6. Work with the Children's Interests - Try to plan ahead to engage the children in activities that they will all enjoy and especially in activities of interest to the child with autism. You may want to avoid playing with toys that are an obsessive interest, and aim for toys that are enjoyed but not sources of obsession, so that the child with autism will focus on the people there as well as the toys. Also, you may want to put away toys that the child with autism is currently obsessively interested in, to avoid conflict if you try to take it away or if another child tries to play with it during the playdate.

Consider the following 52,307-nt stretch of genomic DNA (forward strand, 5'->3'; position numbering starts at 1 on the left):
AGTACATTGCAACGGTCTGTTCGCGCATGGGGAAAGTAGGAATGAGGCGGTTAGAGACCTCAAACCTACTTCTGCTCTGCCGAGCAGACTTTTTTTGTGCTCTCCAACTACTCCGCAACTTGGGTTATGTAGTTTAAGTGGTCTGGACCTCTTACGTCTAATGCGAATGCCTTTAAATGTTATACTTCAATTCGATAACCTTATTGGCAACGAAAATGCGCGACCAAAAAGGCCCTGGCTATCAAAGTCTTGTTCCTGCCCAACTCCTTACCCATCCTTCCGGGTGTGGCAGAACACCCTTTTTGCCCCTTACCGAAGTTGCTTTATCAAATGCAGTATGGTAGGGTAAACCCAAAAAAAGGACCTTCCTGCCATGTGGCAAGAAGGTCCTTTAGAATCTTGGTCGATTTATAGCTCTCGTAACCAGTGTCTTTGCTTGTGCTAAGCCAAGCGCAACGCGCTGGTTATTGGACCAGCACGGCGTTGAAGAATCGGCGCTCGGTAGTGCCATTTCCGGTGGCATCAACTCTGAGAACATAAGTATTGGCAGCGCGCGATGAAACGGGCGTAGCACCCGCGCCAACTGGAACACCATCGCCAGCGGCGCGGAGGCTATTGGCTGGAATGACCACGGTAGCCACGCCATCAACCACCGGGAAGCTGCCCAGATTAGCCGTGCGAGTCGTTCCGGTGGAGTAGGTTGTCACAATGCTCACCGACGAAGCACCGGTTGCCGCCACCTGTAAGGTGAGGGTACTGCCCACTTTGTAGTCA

7. Use Visuals to Promote Good Social Interactions - When children come over to my home, I typically use a visual behavior chart that tracks how well my daughter shares her toys. If I catch her sharing, I place a check mark in a box. Once she fills up a whole row of boxes with check marks, she can choose a small prize. Other parents have used social stories before playdates to teach their children what to expect ahead of time, or have established "playtime rules" (with pictures) that are posted and reviewed with the children during the playdate.